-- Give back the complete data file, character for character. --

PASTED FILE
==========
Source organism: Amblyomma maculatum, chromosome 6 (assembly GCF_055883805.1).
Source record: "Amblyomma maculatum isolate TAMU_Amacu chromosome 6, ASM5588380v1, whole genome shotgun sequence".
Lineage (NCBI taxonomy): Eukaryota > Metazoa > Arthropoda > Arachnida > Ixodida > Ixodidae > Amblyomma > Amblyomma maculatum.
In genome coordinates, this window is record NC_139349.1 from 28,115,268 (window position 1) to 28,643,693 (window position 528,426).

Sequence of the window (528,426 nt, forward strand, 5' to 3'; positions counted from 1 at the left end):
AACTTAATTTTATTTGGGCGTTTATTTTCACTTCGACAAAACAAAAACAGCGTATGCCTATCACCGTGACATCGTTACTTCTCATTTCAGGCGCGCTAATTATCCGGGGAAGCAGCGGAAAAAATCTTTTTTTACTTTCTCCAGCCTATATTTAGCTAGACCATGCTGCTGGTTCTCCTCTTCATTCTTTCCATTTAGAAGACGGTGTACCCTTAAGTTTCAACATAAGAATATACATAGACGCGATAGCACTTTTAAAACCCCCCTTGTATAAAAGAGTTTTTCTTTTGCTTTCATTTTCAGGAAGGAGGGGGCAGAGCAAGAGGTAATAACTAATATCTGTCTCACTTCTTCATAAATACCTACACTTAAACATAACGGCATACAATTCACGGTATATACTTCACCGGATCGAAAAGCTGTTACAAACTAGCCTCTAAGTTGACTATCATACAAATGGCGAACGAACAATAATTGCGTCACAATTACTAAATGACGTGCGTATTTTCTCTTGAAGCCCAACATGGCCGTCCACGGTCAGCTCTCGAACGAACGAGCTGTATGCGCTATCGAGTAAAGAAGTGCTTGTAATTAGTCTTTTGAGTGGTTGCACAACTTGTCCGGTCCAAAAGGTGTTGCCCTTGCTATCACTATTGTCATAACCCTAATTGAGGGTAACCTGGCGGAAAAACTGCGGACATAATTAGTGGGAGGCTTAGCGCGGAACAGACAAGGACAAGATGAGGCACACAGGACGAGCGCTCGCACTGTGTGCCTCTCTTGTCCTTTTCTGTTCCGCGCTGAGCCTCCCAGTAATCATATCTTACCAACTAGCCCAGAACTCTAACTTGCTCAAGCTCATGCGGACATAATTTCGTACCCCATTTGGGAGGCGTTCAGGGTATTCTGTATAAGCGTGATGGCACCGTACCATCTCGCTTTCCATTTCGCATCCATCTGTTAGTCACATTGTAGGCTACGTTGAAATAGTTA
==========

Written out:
Source organism: Amblyomma maculatum, chromosome 6 (assembly GCF_055883805.1).
Source record: "Amblyomma maculatum isolate TAMU_Amacu chromosome 6, ASM5588380v1, whole genome shotgun sequence".
Lineage (NCBI taxonomy): Eukaryota > Metazoa > Arthropoda > Arachnida > Ixodida > Ixodidae > Amblyomma > Amblyomma maculatum.
In genome coordinates, this window is record NC_139349.1 from 28,115,268 (window position 1) to 28,643,693 (window position 528,426).

Sequence of the window (528,426 nt, forward strand, 5' to 3'; positions counted from 1 at the left end):
AACTTAATTTTATTTGGGCGTTTATTTTCACTTCGACAAAACAAAAACAGCGTATGCCTATCACCGTGACATCGTTACTTCTCATTTCAGGCGCGCTAATTATCCGGGGAAGCAGCGGAAAAAATCTTTTTTTACTTTCTCCAGCCTATATTTAGCTAGACCATGCTGCTGGTTCTCCTCTTCATTCTTTCCATTTAGAAGACGGTGTACCCTTAAGTTTCAACATAAGAATATACATAGACGCGATAGCACTTTTAAAACCCCCCTTGTATAAAAGAGTTTTTCTTTTGCTTTCATTTTCAGGAAGGAGGGGGCAGAGCAAGAGGTAATAACTAATATCTGTCTCACTTCTTCATAAATACCTACACTTAAACATAACGGCATACAATTCACGGTATATACTTCACCGGATCGAAAAGCTGTTACAAACTAGCCTCTAAGTTGACTATCATACAAATGGCGAACGAACAATAATTGCGTCACAATTACTAAATGACGTGCGTATTTTCTCTTGAAGCCCAACATGGCCGTCCACGGTCAGCTCTCGAACGAACGAGCTGTATGCGCTATCGAGTAAAGAAGTGCTTGTAATTAGTCTTTTGAGTGGTTGCACAACTTGTCCGGTCCAAAAGGTGTTGCCCTTGCTATCACTATTGTCATAACCCTAATTGAGGGTAACCTGGCGGAAAAACTGCGGACATAATTAGTGGGAGGCTTAGCGCGGAACAGACAAGGACAAGATGAGGCACACAGGACGAGCGCTCGCACTGTGTGCCTCTCTTGTCCTTTTCTGTTCCGCGCTGAGCCTCCCAGTAATCATATCTTACCAACTAGCCCAGAACTCTAACTTGCTCAAGCTCATGCGGACATAATTTCGTACCCCATTTGGGAGGCGTTCAGGGTATTCTGTATAAGCGTGATGGCACCGTACCATCTCGCTTTCCATTTCGCATCCATCTGTTAGTCACATTGTAGGCTACGTTGAAATAGTTA